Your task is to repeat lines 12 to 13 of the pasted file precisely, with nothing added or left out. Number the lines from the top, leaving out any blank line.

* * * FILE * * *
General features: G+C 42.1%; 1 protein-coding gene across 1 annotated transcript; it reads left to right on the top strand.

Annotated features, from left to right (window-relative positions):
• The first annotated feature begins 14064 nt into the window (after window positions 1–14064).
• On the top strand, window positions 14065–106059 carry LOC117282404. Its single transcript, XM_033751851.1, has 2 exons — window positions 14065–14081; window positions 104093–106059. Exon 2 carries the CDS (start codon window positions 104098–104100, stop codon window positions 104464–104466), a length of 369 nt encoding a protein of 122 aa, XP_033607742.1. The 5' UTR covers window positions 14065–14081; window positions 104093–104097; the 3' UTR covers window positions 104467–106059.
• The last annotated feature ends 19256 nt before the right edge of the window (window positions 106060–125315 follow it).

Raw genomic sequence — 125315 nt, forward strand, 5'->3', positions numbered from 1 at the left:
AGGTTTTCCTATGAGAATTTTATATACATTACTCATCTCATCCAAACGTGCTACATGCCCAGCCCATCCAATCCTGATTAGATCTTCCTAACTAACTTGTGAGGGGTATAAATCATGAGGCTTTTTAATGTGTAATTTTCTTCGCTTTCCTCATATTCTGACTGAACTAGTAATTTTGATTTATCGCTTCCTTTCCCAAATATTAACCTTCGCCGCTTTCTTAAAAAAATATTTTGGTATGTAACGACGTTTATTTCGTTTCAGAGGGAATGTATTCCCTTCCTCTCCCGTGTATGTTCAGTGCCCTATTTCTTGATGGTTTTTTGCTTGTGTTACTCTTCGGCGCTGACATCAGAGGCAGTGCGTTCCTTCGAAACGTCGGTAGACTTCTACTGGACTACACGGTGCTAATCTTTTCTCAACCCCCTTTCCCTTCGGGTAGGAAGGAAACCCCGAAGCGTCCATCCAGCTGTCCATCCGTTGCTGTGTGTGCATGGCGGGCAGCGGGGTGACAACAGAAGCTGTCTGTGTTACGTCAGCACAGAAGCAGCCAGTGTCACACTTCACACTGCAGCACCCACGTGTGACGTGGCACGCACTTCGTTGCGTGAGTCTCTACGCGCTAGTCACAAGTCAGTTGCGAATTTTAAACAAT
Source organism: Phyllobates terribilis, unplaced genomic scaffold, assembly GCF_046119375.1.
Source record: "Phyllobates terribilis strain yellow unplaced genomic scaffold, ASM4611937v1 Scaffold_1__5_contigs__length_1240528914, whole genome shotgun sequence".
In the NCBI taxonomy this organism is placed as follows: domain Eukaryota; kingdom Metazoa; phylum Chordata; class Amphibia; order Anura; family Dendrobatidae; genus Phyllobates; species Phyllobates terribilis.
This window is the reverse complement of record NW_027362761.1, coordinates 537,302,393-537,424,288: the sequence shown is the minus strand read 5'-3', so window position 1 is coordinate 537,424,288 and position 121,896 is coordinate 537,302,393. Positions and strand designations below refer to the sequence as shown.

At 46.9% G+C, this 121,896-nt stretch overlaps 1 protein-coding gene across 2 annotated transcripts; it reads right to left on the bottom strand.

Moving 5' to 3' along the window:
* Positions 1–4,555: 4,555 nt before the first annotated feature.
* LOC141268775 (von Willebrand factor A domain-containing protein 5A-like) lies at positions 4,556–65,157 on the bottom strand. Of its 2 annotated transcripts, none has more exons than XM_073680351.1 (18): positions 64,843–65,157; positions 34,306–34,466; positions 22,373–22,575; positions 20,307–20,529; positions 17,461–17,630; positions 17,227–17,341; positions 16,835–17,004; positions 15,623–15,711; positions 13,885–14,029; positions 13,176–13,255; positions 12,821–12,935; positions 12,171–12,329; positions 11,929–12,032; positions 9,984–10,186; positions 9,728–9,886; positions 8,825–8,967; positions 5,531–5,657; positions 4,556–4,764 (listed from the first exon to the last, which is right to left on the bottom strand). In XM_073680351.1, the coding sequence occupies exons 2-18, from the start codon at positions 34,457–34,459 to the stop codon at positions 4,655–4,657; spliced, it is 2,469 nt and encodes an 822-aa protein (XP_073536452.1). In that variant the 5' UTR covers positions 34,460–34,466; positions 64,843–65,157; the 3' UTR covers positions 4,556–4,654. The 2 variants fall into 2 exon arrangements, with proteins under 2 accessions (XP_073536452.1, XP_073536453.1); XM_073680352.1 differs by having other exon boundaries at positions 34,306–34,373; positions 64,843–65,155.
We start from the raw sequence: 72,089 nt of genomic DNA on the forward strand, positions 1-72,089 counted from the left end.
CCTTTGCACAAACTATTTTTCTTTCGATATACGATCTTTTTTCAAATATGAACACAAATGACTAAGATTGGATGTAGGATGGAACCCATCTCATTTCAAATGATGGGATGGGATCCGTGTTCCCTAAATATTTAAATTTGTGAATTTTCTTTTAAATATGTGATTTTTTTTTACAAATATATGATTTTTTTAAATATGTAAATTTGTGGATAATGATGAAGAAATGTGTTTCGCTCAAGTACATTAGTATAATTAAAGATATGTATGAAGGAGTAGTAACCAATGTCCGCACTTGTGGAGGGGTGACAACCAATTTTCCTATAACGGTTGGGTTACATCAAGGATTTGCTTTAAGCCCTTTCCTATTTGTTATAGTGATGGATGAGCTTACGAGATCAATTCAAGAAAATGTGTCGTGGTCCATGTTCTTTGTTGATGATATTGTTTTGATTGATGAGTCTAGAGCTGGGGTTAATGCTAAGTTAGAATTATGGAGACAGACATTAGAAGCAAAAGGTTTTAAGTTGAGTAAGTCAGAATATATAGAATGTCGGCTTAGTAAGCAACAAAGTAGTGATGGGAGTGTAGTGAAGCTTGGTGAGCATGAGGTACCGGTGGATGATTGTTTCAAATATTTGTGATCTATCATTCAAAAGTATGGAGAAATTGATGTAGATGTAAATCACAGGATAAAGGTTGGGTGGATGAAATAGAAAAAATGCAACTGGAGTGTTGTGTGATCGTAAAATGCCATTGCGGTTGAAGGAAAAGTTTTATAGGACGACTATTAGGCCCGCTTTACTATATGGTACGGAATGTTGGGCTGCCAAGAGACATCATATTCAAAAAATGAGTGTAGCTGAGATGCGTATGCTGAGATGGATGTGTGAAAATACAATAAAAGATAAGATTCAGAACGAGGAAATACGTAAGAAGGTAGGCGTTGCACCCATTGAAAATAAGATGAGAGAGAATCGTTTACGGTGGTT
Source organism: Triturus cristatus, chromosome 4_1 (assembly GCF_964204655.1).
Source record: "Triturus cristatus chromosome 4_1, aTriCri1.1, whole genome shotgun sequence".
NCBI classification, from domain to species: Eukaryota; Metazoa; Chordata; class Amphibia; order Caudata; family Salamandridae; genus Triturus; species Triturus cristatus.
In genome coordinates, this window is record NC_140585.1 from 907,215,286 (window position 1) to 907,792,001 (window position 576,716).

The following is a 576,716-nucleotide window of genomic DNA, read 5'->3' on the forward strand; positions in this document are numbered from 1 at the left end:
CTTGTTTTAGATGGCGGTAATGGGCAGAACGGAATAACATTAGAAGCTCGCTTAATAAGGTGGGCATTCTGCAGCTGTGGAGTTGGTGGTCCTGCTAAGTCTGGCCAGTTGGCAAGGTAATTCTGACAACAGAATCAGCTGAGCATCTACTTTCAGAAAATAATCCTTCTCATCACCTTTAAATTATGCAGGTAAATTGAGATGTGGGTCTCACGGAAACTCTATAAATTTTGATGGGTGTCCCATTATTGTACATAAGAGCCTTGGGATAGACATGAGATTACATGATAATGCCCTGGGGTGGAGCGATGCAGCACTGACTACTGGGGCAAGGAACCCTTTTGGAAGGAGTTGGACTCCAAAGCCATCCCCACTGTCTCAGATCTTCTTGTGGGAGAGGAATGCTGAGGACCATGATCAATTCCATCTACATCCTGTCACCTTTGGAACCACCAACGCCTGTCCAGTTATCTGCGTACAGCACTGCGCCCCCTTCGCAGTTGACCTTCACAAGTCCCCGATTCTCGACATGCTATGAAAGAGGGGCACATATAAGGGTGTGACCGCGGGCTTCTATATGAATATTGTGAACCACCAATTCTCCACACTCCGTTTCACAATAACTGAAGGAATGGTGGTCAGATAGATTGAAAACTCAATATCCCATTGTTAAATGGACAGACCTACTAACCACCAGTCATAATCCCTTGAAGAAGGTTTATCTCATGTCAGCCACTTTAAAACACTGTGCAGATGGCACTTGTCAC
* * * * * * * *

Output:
At 46.9% G+C, this 121,896-nt stretch overlaps 1 protein-coding gene across 2 annotated transcripts; it reads right to left on the bottom strand.

Moving 5' to 3' along the window: